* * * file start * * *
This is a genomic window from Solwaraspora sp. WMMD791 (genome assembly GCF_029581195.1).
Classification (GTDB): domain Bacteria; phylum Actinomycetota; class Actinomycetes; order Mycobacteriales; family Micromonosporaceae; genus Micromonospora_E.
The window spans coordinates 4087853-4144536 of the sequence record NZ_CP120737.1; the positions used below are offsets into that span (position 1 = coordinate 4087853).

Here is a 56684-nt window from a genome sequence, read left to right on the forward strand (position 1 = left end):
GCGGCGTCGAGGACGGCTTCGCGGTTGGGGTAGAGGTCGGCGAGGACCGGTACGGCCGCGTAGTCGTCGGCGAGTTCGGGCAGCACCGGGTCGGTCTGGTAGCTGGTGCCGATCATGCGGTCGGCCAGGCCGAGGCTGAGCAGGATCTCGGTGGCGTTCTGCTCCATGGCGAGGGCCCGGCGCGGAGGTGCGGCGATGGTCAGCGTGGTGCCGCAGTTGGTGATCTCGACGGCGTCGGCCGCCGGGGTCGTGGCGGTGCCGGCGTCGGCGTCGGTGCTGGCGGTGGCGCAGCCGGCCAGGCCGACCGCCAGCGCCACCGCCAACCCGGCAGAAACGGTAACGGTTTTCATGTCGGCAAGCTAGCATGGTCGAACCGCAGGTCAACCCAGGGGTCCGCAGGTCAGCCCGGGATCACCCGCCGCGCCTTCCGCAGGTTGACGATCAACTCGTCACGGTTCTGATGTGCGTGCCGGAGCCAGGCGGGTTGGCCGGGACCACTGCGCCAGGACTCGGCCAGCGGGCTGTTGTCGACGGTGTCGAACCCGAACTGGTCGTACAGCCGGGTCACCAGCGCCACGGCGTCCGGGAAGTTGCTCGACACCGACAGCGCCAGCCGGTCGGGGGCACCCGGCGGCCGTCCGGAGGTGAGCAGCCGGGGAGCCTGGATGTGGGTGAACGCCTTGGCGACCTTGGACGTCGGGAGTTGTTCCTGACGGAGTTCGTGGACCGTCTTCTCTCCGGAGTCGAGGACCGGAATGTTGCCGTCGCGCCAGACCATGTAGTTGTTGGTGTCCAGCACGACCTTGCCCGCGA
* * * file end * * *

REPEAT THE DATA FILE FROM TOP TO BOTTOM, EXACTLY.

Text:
This is a genomic window from Solwaraspora sp. WMMD791 (genome assembly GCF_029581195.1).
Classification (GTDB): domain Bacteria; phylum Actinomycetota; class Actinomycetes; order Mycobacteriales; family Micromonosporaceae; genus Micromonospora_E.
The window spans coordinates 4087853-4144536 of the sequence record NZ_CP120737.1; the positions used below are offsets into that span (position 1 = coordinate 4087853).

Here is a 56684-nt window from a genome sequence, read left to right on the forward strand (position 1 = left end):
GCGGCGTCGAGGACGGCTTCGCGGTTGGGGTAGAGGTCGGCGAGGACCGGTACGGCCGCGTAGTCGTCGGCGAGTTCGGGCAGCACCGGGTCGGTCTGGTAGCTGGTGCCGATCATGCGGTCGGCCAGGCCGAGGCTGAGCAGGATCTCGGTGGCGTTCTGCTCCATGGCGAGGGCCCGGCGCGGAGGTGCGGCGATGGTCAGCGTGGTGCCGCAGTTGGTGATCTCGACGGCGTCGGCCGCCGGGGTCGTGGCGGTGCCGGCGTCGGCGTCGGTGCTGGCGGTGGCGCAGCCGGCCAGGCCGACCGCCAGCGCCACCGCCAACCCGGCAGAAACGGTAACGGTTTTCATGTCGGCAAGCTAGCATGGTCGAACCGCAGGTCAACCCAGGGGTCCGCAGGTCAGCCCGGGATCACCCGCCGCGCCTTCCGCAGGTTGACGATCAACTCGTCACGGTTCTGATGTGCGTGCCGGAGCCAGGCGGGTTGGCCGGGACCACTGCGCCAGGACTCGGCCAGCGGGCTGTTGTCGACGGTGTCGAACCCGAACTGGTCGTACAGCCGGGTCACCAGCGCCACGGCGTCCGGGAAGTTGCTCGACACCGACAGCGCCAGCCGGTCGGGGGCACCCGGCGGCCGTCCGGAGGTGAGCAGCCGGGGAGCCTGGATGTGGGTGAACGCCTTGGCGACCTTGGACGTCGGGAGTTGTTCCTGACGGAGTTCGTGGACCGTCTTCTCTCCGGAGTCGAGGACCGGAATGTTGCCGTCGCGCCAGACCATGTAGTTGTTGGTGTCCAGCACGACCTTGCCCGCGA